BNSF's planned $500-million Southern California International Gateway (SCIG) moves a step closer to reality with the Los Angeles Harbor Commission's certification of the Final Environmental Impact Report (FEIR).
The Port of Los Angeles is the nation’s busiest harbor complex and the near-dock rail container transfer facility would increase the efficiency and competitiveness of moving containerized cargo to the U.S. and global markets.
BNSF plans to develop and operate what is called the nation’s greenest intermodal rail yard on a 185-acre site approximately four miles north of the San Pedro Bay port complex.
The Harbor Commission’s action sets the stage for construction of the state-of-the-art intermodal rail facility to begin later this year. Initially, SCIG is expected to handle approximately 570,800 TEUs (twenty-foot equivalent units or 20-foot containers). By 2035, SCIG is projected to handle a maximum of 2.8 million TEUs.
BNSF called the action a significant vote for both a greener environment and jobs.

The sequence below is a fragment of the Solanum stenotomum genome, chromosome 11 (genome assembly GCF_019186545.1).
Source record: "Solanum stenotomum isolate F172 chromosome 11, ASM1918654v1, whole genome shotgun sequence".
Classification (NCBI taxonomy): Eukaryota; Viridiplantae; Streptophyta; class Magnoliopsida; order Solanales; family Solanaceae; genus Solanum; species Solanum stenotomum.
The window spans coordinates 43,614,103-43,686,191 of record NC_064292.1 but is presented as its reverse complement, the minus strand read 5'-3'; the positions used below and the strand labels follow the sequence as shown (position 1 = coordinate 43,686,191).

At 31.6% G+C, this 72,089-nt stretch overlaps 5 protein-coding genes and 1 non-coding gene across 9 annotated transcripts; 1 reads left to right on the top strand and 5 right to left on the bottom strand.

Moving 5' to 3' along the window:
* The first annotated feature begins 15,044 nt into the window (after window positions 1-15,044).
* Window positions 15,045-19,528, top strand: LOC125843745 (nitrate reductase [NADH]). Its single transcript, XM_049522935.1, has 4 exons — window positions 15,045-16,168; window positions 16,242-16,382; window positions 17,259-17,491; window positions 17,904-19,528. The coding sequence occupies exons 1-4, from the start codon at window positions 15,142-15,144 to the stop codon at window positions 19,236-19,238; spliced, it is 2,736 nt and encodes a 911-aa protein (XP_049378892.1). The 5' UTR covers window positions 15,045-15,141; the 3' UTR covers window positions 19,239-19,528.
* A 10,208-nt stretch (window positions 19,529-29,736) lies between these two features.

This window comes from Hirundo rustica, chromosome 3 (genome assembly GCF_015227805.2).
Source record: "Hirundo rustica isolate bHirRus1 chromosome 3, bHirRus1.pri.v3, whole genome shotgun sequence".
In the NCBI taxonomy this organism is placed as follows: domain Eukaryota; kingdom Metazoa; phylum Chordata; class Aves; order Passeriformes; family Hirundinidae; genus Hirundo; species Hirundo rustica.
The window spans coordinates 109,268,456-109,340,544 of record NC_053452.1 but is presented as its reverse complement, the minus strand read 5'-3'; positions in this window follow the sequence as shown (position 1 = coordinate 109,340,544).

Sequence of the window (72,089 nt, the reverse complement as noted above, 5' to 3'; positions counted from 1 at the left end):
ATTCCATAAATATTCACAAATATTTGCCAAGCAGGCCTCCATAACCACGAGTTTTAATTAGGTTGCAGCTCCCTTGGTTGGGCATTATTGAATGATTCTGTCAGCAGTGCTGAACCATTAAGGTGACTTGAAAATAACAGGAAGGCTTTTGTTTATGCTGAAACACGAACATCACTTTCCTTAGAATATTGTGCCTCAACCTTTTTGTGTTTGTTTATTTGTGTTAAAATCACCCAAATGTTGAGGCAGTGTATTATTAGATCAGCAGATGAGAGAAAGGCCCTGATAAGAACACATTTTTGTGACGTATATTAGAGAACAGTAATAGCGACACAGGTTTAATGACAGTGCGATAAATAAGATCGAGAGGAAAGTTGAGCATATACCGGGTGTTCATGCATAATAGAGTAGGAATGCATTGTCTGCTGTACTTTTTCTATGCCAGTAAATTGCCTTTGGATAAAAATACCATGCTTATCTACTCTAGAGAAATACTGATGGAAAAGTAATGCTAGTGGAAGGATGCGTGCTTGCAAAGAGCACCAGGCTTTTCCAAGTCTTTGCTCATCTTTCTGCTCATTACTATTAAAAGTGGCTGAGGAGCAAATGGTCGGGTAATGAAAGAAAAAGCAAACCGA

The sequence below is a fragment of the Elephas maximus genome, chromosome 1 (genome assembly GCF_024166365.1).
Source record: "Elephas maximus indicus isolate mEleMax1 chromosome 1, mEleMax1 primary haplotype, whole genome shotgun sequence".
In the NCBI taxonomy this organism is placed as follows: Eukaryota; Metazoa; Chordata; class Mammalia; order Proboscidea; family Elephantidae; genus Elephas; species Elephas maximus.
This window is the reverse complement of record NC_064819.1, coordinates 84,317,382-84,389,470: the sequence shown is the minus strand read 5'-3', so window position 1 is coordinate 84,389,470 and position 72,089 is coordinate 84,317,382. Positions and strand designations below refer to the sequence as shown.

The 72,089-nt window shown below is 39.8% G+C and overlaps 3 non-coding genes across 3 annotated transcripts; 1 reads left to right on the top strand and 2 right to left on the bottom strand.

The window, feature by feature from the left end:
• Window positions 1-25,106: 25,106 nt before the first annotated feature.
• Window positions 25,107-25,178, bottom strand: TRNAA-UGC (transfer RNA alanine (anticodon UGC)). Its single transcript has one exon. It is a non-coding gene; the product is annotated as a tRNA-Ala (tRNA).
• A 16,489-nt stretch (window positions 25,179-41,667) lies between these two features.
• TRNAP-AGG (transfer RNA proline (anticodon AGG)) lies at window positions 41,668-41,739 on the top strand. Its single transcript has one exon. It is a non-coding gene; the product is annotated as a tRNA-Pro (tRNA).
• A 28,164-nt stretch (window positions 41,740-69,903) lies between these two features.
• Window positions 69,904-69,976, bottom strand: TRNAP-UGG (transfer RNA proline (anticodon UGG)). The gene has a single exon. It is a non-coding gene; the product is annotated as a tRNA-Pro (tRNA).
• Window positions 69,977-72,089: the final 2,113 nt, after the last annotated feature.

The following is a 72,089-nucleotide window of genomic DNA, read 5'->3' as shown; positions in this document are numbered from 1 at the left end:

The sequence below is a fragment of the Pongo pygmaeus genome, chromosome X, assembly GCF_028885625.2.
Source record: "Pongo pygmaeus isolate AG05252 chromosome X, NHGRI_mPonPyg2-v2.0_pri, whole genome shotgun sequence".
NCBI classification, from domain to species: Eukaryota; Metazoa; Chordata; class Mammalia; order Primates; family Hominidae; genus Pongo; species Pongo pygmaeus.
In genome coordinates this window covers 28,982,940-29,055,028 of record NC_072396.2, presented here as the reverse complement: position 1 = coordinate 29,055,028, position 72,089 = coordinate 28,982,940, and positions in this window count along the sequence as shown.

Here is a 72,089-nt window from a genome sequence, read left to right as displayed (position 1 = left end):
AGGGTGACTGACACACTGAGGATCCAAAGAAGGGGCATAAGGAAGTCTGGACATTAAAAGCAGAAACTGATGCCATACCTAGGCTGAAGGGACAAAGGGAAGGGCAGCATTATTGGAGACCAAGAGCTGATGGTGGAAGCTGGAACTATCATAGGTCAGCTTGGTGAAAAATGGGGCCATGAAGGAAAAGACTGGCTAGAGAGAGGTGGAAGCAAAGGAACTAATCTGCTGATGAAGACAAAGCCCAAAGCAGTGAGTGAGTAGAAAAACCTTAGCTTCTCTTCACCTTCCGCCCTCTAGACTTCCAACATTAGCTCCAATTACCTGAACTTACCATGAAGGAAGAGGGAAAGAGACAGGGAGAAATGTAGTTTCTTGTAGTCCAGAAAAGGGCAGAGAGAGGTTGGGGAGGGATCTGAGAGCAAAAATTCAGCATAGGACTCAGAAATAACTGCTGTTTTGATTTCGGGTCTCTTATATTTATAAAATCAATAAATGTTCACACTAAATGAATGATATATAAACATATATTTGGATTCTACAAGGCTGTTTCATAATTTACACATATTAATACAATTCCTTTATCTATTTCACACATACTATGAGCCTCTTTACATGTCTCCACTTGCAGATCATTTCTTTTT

“The Commissioners’ vote today validates that building SCIG is the right choice for green growth in Los Angeles and will be a new environmental model for the rest of the country,” said Matthew Rose, chairman and CEO of BNSF. “We appreciate all the support today from a wide range of stakeholders and stand ready to invest $500 million to build this state-of-the-art facility and bring jobs, air quality and traffic benefits to Southern California while helping keep the San Pedro ports competitive.”
In addition to removing trucks along the 710 Freeway, BNSF says the new intermodal facility will become a benchmark for future facilities in California. SCIG will feature wide-span all-electric cranes, ultra-low emission switching locomotives and low-emission rail yard equipment. BNSF has also committed to allowing only trucks meeting the Port’s Clean Air Action Plan (CAAP) goal of 2010 or newer trucks to transport cargo between the marine terminals and the facility. By 2026, 90 percent of the truck fleet will be LNG or equivalent emissions vehicles. Trucks will be required to avoid residential areas by traveling on designated, industrial routes with GPS tracking to ensure compliance. BNSF has also agreed to contribute up to $3 million to the joint Port of Los Angeles-Port of Long Beach Technology Advancement Program to further the development of zero-emission goods-movement technologies.